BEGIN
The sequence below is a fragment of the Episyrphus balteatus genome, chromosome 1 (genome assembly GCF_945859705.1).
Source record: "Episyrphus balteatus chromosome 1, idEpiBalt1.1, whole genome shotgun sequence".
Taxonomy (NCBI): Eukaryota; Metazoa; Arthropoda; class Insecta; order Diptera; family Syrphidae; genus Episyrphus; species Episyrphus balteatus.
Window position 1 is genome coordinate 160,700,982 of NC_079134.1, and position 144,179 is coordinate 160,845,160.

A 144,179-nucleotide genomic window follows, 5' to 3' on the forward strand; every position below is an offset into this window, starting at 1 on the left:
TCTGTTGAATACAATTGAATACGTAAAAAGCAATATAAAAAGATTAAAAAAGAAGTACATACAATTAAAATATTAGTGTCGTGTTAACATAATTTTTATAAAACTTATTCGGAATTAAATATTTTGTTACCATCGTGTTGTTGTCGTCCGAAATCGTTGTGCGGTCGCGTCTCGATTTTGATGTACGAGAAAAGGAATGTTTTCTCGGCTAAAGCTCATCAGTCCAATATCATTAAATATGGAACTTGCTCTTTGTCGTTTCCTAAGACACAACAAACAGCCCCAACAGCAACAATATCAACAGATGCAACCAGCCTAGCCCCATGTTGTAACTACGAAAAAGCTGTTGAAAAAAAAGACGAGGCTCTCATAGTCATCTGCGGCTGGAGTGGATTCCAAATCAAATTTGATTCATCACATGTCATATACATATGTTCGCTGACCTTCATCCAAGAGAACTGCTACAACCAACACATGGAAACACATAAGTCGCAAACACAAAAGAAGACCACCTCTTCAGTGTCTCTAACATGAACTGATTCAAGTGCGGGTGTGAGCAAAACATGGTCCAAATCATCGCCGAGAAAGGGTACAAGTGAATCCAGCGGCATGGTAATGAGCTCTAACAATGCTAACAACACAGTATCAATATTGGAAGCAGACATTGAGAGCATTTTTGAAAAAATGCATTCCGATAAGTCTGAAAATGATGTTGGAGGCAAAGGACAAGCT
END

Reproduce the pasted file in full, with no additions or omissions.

The sequence below is a fragment of the Episyrphus balteatus genome, chromosome 1 (genome assembly GCF_945859705.1).
Source record: "Episyrphus balteatus chromosome 1, idEpiBalt1.1, whole genome shotgun sequence".
Taxonomy (NCBI): Eukaryota; Metazoa; Arthropoda; class Insecta; order Diptera; family Syrphidae; genus Episyrphus; species Episyrphus balteatus.
Window position 1 is genome coordinate 160,700,982 of NC_079134.1, and position 144,179 is coordinate 160,845,160.

A 144,179-nucleotide genomic window follows, 5' to 3' on the forward strand; every position below is an offset into this window, starting at 1 on the left:
TCTGTTGAATACAATTGAATACGTAAAAAGCAATATAAAAAGATTAAAAAAGAAGTACATACAATTAAAATATTAGTGTCGTGTTAACATAATTTTTATAAAACTTATTCGGAATTAAATATTTTGTTACCATCGTGTTGTTGTCGTCCGAAATCGTTGTGCGGTCGCGTCTCGATTTTGATGTACGAGAAAAGGAATGTTTTCTCGGCTAAAGCTCATCAGTCCAATATCATTAAATATGGAACTTGCTCTTTGTCGTTTCCTAAGACACAACAAACAGCCCCAACAGCAACAATATCAACAGATGCAACCAGCCTAGCCCCATGTTGTAACTACGAAAAAGCTGTTGAAAAAAAAGACGAGGCTCTCATAGTCATCTGCGGCTGGAGTGGATTCCAAATCAAATTTGATTCATCACATGTCATATACATATGTTCGCTGACCTTCATCCAAGAGAACTGCTACAACCAACACATGGAAACACATAAGTCGCAAACACAAAAGAAGACCACCTCTTCAGTGTCTCTAACATGAACTGATTCAAGTGCGGGTGTGAGCAAAACATGGTCCAAATCATCGCCGAGAAAGGGTACAAGTGAATCCAGCGGCATGGTAATGAGCTCTAACAATGCTAACAACACAGTATCAATATTGGAAGCAGACATTGAGAGCATTTTTGAAAAAATGCATTCCGATAAGTCTGAAAATGATGTTGGAGGCAAAGGACAAGCT